Belfast on foot

It’s one month since I moved to Belfast from Oxford. After nine years dotting myself around the globe I was pulled to live in Northern Ireland, where I grew up.

I’ve never lived in Belfast before but I felt I knew the city well. I went to school here and my feet instinctively know the way to anywhere I want to go. However, I quickly realised that, for me, Belfast had previously only ever been a place to come to shop, go out and meet friends and that I didn’t know it as well as I thought.

Firstly, Belfast is a much bigger city than I gave it credit for. When I was leaving Oxford and friends were asking me about Belfast I would sagely say things like, “It’s not that much bigger than here.” That was naive. Despite some disparity between how city size is measured, Belfast comes in at slightly less than twice the size of Oxford. Belfast is made to feel bigger too by the fact that cycling is an unpopular transport choice. Whereas 28% of adults speedily nip around Oxford on two wheels the same is true for only around 4% in Belfast. I knew I’d miss cycling when I moved to Belfast. I was a proud and intrepid Oxford cyclist. Currently my Dad’s fancy hybrid is parked in my living room after I borrowed it full of good intention but I’m not confident in the infrastructure for cyclists here, many people cycle on the footpath for safety. As if to coincide with me moving back, Sustrans in Belfast is running a 6 week campaign to get more women in the city cycling. The first week’s session covered “Tips for hair and make up when cycling”. I gave it a miss.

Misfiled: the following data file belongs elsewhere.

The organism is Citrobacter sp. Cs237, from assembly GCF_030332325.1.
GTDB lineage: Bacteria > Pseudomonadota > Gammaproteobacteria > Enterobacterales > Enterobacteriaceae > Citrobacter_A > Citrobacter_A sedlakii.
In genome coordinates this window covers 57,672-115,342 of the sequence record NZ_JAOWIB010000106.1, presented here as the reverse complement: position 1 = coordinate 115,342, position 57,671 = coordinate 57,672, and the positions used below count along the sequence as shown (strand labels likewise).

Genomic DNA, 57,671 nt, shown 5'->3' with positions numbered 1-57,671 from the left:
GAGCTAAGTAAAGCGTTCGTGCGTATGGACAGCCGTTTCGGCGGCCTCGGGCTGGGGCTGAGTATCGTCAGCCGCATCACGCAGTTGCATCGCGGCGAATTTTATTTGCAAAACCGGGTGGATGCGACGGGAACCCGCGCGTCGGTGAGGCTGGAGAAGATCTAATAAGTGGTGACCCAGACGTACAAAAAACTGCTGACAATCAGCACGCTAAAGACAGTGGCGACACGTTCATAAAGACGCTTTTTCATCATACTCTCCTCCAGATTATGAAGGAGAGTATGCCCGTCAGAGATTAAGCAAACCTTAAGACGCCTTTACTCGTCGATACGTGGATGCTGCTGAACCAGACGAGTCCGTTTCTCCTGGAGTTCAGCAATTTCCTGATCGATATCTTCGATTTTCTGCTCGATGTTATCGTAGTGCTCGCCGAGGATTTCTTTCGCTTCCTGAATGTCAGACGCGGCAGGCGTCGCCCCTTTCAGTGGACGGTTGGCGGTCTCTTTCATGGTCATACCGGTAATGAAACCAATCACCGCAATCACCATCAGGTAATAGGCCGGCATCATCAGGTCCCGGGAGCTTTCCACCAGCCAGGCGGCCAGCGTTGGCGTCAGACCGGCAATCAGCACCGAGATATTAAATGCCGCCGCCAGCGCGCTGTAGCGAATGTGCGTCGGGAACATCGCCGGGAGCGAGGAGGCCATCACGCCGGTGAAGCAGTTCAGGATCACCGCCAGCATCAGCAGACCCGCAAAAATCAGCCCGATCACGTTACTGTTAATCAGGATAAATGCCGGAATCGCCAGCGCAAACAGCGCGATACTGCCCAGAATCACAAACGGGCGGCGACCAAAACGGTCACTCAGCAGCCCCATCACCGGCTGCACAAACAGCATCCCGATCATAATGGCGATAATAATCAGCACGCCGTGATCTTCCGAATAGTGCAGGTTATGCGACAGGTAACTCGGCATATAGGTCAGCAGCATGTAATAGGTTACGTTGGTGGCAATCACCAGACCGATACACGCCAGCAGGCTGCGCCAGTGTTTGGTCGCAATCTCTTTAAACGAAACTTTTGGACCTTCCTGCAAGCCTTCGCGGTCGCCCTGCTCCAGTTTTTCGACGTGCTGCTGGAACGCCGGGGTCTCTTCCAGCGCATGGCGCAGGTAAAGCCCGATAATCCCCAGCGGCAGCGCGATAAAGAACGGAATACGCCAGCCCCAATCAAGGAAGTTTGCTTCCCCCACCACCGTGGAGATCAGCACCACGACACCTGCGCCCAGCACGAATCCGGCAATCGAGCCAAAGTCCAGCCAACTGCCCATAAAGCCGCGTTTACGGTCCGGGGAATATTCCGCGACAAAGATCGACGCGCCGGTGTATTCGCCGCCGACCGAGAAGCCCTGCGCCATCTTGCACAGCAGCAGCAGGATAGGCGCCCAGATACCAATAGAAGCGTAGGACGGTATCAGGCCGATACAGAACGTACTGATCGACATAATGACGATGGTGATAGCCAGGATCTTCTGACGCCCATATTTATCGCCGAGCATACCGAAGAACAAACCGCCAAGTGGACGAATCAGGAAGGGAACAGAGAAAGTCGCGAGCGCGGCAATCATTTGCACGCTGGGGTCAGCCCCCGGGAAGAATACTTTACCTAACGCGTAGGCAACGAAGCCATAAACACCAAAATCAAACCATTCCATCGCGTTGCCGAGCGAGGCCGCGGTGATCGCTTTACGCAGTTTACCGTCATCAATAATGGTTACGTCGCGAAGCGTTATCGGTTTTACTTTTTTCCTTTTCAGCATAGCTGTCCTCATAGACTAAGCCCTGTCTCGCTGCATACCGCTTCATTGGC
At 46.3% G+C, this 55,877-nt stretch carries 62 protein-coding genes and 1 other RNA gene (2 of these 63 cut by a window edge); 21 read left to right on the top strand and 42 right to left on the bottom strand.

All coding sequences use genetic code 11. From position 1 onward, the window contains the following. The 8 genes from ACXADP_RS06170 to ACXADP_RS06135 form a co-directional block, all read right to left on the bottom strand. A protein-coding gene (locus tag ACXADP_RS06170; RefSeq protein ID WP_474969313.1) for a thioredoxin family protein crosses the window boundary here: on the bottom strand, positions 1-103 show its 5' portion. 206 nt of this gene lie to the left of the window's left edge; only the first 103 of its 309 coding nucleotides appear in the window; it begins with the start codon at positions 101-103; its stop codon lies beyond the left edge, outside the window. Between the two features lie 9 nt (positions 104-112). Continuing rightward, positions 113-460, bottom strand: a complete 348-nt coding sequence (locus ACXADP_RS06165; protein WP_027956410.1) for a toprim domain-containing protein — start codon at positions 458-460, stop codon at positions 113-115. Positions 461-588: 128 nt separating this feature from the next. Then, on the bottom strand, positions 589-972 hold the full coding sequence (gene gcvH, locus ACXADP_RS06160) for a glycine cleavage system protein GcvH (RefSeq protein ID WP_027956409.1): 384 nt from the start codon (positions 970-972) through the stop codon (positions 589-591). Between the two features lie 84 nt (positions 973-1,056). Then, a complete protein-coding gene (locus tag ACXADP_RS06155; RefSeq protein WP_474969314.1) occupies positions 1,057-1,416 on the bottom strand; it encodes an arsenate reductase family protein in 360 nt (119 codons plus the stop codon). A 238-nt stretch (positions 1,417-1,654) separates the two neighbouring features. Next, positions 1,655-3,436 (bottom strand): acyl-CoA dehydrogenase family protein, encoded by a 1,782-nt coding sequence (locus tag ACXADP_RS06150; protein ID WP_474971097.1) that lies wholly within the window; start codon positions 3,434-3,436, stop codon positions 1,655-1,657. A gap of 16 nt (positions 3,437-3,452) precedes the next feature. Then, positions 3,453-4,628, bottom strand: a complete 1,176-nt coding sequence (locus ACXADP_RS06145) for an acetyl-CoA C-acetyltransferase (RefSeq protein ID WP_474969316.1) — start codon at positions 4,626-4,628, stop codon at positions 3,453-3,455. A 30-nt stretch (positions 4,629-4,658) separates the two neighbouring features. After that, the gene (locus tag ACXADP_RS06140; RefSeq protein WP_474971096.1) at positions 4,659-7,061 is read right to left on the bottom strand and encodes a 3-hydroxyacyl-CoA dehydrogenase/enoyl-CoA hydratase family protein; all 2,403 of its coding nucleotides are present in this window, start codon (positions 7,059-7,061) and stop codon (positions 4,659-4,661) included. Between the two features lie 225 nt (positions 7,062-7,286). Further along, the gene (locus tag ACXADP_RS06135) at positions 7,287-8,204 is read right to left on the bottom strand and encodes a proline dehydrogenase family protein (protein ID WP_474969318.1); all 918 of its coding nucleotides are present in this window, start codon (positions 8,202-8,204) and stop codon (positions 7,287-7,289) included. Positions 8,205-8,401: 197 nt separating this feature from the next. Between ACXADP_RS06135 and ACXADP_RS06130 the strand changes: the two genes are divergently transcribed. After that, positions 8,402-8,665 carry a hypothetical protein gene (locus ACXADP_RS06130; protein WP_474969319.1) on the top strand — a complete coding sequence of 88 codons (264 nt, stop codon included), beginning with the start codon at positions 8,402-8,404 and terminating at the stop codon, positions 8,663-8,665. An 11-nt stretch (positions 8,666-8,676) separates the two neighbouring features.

Without pedal power, I walk a lot more here than I did in Oxford and as my daily life takes me on routes and down streets that you don’t necessarily frequent unless you actually live in Belfast, I relearn some parts of the city and discover other parts. Belfast is full of stunning buildings and interesting architecture. It’s hard to fully take it in because other buildings usually crowd the view or shop-fronts distract you from looking beyond the ground floor, but the city is an ode to Victorian design.

St. George’s Market (left) built in 1890s, now extremely popular at weekends for food traders and artists. Construction on Belfast City Hall (right) started in 1888 when Queen Victoria granted Belfast city status.

Too often my walks take me past derelict buildings and abandoned land sandwiched between houses or shops. Many have been empty all my life and it’s a sobering reminder that not all of Belfast has come on as much as I would like to believe. These spaces hold my imagination as I think about what once happened there but even more so as I get carried away coming up with ideas of what could happen there now and hoping that the words “offices to let” or “retail space” do not cast their shadow.

(Right) Previously Belfast Children’s Hospital and then a RUC (police) barracks, this building has been vacant for nearly 19 years. (Left) This 16 acre site was home to the Sirocco Ropeworks, which was at one point the largest rope manufacturers in the world. The site was acquired in 2000 and will become shops and apartments.

For it being one of the UK’s biggest cities, Belfast isn’t well known but as I rediscover the city myself I’m keen to share what I find and to bring a 3 minute spotlight on this corner.